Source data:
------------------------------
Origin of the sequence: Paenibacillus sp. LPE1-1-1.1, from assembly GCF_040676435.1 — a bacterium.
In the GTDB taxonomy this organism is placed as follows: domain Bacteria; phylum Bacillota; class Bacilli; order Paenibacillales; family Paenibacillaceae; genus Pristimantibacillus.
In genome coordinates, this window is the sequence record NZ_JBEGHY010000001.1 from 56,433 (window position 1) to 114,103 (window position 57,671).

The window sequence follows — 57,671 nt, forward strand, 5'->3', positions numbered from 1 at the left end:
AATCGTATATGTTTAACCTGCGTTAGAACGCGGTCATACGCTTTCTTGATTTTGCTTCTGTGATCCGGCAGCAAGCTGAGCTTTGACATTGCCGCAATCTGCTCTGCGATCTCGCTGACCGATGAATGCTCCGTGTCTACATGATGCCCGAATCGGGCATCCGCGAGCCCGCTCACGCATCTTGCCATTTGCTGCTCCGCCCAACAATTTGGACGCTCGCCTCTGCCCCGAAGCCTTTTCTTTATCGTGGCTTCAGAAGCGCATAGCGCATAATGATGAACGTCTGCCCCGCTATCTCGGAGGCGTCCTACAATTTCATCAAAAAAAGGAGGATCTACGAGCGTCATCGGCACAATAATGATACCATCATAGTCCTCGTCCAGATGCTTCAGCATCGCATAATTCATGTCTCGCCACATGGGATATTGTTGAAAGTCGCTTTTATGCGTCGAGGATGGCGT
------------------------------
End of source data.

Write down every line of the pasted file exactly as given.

Origin of the sequence: Paenibacillus sp. LPE1-1-1.1, from assembly GCF_040676435.1 — a bacterium.
In the GTDB taxonomy this organism is placed as follows: domain Bacteria; phylum Bacillota; class Bacilli; order Paenibacillales; family Paenibacillaceae; genus Pristimantibacillus.
In genome coordinates, this window is the sequence record NZ_JBEGHY010000001.1 from 56,433 (window position 1) to 114,103 (window position 57,671).

The window sequence follows — 57,671 nt, forward strand, 5'->3', positions numbered from 1 at the left end:
AATCGTATATGTTTAACCTGCGTTAGAACGCGGTCATACGCTTTCTTGATTTTGCTTCTGTGATCCGGCAGCAAGCTGAGCTTTGACATTGCCGCAATCTGCTCTGCGATCTCGCTGACCGATGAATGCTCCGTGTCTACATGATGCCCGAATCGGGCATCCGCGAGCCCGCTCACGCATCTTGCCATTTGCTGCTCCGCCCAACAATTTGGACGCTCGCCTCTGCCCCGAAGCCTTTTCTTTATCGTGGCTTCAGAAGCGCATAGCGCATAATGATGAACGTCTGCCCCGCTATCTCGGAGGCGTCCTACAATTTCATCAAAAAAAGGAGGATCTACGAGCGTCATCGGCACAATAATGATACCATCATAGTCCTCGTCCAGATGCTTCAGCATCGCATAATTCATGTCTCGCCACATGGGATATTGTTGAAAGTCGCTTTTATGCGTCGAGGATGGCGT